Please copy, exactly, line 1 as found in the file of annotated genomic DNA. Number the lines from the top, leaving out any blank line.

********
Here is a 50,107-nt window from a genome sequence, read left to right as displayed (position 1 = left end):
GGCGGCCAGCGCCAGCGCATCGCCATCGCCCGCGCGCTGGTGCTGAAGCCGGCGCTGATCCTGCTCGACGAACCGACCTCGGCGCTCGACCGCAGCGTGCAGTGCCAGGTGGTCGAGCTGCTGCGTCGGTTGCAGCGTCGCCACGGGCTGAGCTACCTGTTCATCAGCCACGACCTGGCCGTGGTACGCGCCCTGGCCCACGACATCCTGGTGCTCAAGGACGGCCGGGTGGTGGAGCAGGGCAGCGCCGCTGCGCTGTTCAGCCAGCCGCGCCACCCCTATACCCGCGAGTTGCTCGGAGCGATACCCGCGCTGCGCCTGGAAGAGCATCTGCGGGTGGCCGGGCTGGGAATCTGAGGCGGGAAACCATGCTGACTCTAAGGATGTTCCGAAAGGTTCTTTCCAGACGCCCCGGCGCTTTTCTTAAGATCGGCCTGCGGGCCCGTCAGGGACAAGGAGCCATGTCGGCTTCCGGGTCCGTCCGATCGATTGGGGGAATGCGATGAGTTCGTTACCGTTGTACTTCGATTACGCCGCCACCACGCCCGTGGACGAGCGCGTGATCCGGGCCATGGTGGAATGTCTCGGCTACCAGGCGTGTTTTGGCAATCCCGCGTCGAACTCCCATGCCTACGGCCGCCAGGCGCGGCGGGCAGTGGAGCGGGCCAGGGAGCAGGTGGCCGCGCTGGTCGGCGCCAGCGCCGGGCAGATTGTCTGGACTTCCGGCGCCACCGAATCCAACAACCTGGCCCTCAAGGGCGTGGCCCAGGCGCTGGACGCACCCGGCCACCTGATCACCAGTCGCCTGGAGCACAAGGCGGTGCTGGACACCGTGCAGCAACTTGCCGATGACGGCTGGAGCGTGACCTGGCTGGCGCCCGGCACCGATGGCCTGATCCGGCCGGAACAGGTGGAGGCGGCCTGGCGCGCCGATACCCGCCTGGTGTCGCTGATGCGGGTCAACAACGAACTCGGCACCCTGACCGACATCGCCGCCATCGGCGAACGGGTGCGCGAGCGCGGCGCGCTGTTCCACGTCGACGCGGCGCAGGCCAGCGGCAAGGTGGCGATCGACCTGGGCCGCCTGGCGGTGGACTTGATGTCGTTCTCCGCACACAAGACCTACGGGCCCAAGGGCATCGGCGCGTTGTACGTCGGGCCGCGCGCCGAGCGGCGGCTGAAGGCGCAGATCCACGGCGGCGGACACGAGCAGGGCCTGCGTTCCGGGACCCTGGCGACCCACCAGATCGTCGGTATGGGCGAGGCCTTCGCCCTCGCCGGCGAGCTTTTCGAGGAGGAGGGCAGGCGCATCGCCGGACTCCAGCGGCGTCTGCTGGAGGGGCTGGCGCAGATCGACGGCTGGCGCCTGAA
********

Here is a 50,107-nt window from a genome sequence, read left to right as displayed (position 1 = left end):